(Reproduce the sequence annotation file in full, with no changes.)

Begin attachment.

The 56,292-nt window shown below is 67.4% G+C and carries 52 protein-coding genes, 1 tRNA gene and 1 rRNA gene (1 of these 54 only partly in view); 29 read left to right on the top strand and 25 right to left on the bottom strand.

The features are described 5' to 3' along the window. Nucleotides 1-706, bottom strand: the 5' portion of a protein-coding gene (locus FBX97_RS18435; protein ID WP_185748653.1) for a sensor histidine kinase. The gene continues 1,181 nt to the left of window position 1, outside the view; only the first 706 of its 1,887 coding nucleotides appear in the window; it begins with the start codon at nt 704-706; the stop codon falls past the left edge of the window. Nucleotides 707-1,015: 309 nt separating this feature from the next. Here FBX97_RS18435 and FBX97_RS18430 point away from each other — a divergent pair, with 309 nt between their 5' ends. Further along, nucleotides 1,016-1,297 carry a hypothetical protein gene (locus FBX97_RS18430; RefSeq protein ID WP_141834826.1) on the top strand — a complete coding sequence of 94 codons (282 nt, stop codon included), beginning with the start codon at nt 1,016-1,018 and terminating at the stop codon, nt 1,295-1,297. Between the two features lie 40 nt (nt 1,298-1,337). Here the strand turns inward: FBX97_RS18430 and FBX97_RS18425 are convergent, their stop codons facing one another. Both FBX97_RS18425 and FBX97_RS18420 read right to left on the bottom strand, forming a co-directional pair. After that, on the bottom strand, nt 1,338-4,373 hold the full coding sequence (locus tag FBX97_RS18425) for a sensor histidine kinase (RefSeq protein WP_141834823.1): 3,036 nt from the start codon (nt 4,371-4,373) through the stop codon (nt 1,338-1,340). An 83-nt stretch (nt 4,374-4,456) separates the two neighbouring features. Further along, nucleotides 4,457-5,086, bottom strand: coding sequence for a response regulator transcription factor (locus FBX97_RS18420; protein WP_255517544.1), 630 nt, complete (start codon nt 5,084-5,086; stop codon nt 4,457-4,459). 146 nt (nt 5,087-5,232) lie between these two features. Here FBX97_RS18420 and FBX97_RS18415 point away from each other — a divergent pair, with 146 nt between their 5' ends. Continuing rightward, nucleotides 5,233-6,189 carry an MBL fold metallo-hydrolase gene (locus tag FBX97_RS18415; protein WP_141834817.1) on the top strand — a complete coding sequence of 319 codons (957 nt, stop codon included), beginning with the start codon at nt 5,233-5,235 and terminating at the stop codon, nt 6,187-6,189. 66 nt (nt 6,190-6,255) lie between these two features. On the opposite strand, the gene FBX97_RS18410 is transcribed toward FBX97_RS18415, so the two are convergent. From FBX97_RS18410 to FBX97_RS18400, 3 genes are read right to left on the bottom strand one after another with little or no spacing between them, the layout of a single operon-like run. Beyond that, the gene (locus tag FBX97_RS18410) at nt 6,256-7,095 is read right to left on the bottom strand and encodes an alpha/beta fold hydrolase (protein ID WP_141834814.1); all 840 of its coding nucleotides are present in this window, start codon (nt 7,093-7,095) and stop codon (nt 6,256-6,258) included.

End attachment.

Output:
The 56,292-nt window shown below is 67.4% G+C and carries 52 protein-coding genes, 1 tRNA gene and 1 rRNA gene (1 of these 54 only partly in view); 29 read left to right on the top strand and 25 right to left on the bottom strand.

The features are described 5' to 3' along the window. Nucleotides 1-706, bottom strand: the 5' portion of a protein-coding gene (locus FBX97_RS18435; protein ID WP_185748653.1) for a sensor histidine kinase. The gene continues 1,181 nt to the left of window position 1, outside the view; only the first 706 of its 1,887 coding nucleotides appear in the window; it begins with the start codon at nt 704-706; the stop codon falls past the left edge of the window. Nucleotides 707-1,015: 309 nt separating this feature from the next. Here FBX97_RS18435 and FBX97_RS18430 point away from each other — a divergent pair, with 309 nt between their 5' ends. Further along, nucleotides 1,016-1,297 carry a hypothetical protein gene (locus FBX97_RS18430; RefSeq protein ID WP_141834826.1) on the top strand — a complete coding sequence of 94 codons (282 nt, stop codon included), beginning with the start codon at nt 1,016-1,018 and terminating at the stop codon, nt 1,295-1,297. Between the two features lie 40 nt (nt 1,298-1,337). Here the strand turns inward: FBX97_RS18430 and FBX97_RS18425 are convergent, their stop codons facing one another. Both FBX97_RS18425 and FBX97_RS18420 read right to left on the bottom strand, forming a co-directional pair. After that, on the bottom strand, nt 1,338-4,373 hold the full coding sequence (locus tag FBX97_RS18425) for a sensor histidine kinase (RefSeq protein WP_141834823.1): 3,036 nt from the start codon (nt 4,371-4,373) through the stop codon (nt 1,338-1,340). An 83-nt stretch (nt 4,374-4,456) separates the two neighbouring features. Further along, nucleotides 4,457-5,086, bottom strand: coding sequence for a response regulator transcription factor (locus FBX97_RS18420; protein WP_255517544.1), 630 nt, complete (start codon nt 5,084-5,086; stop codon nt 4,457-4,459). 146 nt (nt 5,087-5,232) lie between these two features. Here FBX97_RS18420 and FBX97_RS18415 point away from each other — a divergent pair, with 146 nt between their 5' ends. Continuing rightward, nucleotides 5,233-6,189 carry an MBL fold metallo-hydrolase gene (locus tag FBX97_RS18415; protein WP_141834817.1) on the top strand — a complete coding sequence of 319 codons (957 nt, stop codon included), beginning with the start codon at nt 5,233-5,235 and terminating at the stop codon, nt 6,187-6,189. 66 nt (nt 6,190-6,255) lie between these two features. On the opposite strand, the gene FBX97_RS18410 is transcribed toward FBX97_RS18415, so the two are convergent. From FBX97_RS18410 to FBX97_RS18400, 3 genes are read right to left on the bottom strand one after another with little or no spacing between them, the layout of a single operon-like run. Beyond that, the gene (locus tag FBX97_RS18410) at nt 6,256-7,095 is read right to left on the bottom strand and encodes an alpha/beta fold hydrolase (protein ID WP_141834814.1); all 840 of its coding nucleotides are present in this window, start codon (nt 7,093-7,095) and stop codon (nt 6,256-6,258) included.